This is Part 2 of a 2-part series on how manufacturing plants operate during the coronavirus pandemic.
In the second part of the series, discover more as manufacturing plants operate during the coronavirus pandemic, many efforts focus on stopping the spread of the virus and keeping people from getting infected at work.
Consider Implementing a Behavior-Based Safety Approach
Most people appreciate getting positive feedback when they follow the proper procedures or otherwise perform as expected. An option called behavior-based safety uses that reality to help members of the workplace improve. It involves making objective observations about whether a person abides by safety rules and then providing comments based on what you see.
Pick several safe behaviors — usually no more than five — and focus on giving feedback associated with them. Provide corrective comments when necessary and focus on what the individual did — not the person committing the action. Provide specific things a person did well, too. Instead of only saying, “Thanks for driving that forklift safely, Anna,” tell her, “Thanks for driving slowly around that corner, Anna.”
Invest in Connected Wearables
A growing number of companies offer Internet of Things (IoT) wearables for industrial use. Those could help keep the workforce safer and alert managers to things they might miss. Some devices assist with maintaining distance and conducting contact tracing associated with the coronavirus. Others track signs that could indicate a person is getting fatigued and needs a break.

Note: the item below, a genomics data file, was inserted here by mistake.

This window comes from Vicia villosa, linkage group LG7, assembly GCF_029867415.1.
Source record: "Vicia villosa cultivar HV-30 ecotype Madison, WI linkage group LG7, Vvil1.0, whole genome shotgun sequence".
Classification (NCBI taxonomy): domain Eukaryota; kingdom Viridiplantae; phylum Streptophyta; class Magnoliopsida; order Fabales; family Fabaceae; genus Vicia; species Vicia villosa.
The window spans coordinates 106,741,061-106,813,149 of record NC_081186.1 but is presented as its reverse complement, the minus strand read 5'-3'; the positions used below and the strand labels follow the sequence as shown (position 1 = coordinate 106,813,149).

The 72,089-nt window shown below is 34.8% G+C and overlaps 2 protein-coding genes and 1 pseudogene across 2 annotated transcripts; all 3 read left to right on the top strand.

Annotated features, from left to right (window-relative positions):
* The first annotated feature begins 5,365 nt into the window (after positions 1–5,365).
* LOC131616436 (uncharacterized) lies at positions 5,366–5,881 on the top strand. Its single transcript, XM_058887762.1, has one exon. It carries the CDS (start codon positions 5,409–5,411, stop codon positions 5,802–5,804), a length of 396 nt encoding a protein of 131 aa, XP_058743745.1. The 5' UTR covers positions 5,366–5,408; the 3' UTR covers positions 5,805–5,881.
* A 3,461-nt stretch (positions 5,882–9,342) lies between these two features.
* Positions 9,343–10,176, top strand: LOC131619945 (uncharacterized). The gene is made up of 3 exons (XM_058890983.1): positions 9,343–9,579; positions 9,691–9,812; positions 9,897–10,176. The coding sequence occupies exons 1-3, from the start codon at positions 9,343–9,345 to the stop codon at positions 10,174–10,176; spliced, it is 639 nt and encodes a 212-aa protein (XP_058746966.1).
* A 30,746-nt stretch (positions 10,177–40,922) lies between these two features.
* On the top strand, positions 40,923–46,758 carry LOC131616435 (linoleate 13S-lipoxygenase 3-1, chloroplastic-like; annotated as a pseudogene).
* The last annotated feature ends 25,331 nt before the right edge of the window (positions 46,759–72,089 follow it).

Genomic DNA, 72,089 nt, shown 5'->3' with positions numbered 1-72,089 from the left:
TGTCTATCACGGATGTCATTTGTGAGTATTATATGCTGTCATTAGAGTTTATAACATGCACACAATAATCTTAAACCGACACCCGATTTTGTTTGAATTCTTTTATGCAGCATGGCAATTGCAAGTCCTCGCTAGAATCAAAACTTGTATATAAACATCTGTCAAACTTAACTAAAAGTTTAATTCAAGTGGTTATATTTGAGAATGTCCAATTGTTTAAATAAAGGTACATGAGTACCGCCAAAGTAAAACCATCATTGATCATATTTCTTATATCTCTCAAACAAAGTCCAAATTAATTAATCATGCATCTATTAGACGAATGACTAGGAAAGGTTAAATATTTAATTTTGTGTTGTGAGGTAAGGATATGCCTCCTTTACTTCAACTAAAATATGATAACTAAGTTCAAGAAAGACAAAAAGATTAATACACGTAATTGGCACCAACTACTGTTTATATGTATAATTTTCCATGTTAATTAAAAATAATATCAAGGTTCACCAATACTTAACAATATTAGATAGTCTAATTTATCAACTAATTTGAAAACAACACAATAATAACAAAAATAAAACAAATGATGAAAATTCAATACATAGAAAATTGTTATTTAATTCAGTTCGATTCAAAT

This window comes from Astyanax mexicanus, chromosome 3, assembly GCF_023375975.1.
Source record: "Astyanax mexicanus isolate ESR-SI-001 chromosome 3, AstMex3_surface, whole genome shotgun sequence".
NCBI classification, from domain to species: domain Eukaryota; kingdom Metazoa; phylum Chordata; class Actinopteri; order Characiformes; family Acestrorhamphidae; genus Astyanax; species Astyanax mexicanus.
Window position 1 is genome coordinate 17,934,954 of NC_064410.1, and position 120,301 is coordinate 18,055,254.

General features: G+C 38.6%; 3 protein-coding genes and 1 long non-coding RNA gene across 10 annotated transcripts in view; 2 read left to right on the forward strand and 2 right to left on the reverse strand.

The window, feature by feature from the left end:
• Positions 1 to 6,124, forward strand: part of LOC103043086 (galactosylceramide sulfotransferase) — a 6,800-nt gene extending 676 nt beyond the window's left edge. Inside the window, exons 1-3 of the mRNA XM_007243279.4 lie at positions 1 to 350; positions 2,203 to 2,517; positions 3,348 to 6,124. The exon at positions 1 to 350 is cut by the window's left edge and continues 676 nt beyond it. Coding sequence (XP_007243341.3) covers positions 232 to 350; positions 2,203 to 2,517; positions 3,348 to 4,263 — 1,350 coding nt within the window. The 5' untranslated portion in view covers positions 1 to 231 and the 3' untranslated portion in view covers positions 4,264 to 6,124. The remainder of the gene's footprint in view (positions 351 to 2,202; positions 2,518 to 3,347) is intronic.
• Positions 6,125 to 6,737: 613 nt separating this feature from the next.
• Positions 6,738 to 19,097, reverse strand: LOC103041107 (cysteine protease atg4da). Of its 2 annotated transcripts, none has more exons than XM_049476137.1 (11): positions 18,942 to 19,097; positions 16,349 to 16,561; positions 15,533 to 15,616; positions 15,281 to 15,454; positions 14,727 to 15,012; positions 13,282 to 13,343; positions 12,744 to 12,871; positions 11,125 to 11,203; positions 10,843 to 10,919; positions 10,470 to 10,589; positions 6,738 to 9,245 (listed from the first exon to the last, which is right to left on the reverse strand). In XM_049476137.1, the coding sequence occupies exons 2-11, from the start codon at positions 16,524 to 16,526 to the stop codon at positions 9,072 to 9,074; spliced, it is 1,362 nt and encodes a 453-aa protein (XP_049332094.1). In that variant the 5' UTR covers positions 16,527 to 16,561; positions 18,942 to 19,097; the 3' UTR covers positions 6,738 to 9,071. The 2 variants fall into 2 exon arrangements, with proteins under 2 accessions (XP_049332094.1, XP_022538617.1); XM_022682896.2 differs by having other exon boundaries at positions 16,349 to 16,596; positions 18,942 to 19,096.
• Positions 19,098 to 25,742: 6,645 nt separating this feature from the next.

Since many of these high-tech wearables allow managers to see metrics in dashboards, they provide information that help people spot trends and increase safety. For example, a close look at the data could show that most safety-related mistakes or accidents associated with a team happen after prolonged periods on the clock. That could indicate the need to insert more breaks into the workday.
Commit to Ongoing Training
Holding regular training sessions is an excellent way to show that safety at work is a long-term priority. Some companies only host training sessions at the minimum frequency required to meet regulatory standards. Others may hold topic-based training for one day following an accident but never revisit the subject.
Even the most well-intentioned people need information periodically to help them remember safety procedures and understand the importance of following them. Getting those specifics helps safety become an ingrained part of their workdays, rather than something that occasionally pops into their minds. Educating your workers about how to stay safe proves the company takes it seriously and expects them to do the same.
Steady Progress Is the Aim
These tips will help you turn your manufacturing facility into a safer place in the post-coronavirus world. When implementing these suggestions or others, remember that you want to progressively move in the right direction without making people feel frustrated or overwhelmed. Enhanced safety is not something you can achieve and maintain in a few weeks. Treat it as a continual goal.
For additional information on manufacturing during covid-19 as well as how to do more for less, read my blog, “5 Ways to Make Your Manufacturing Plant More Sustainable in the Age of COVID-19.”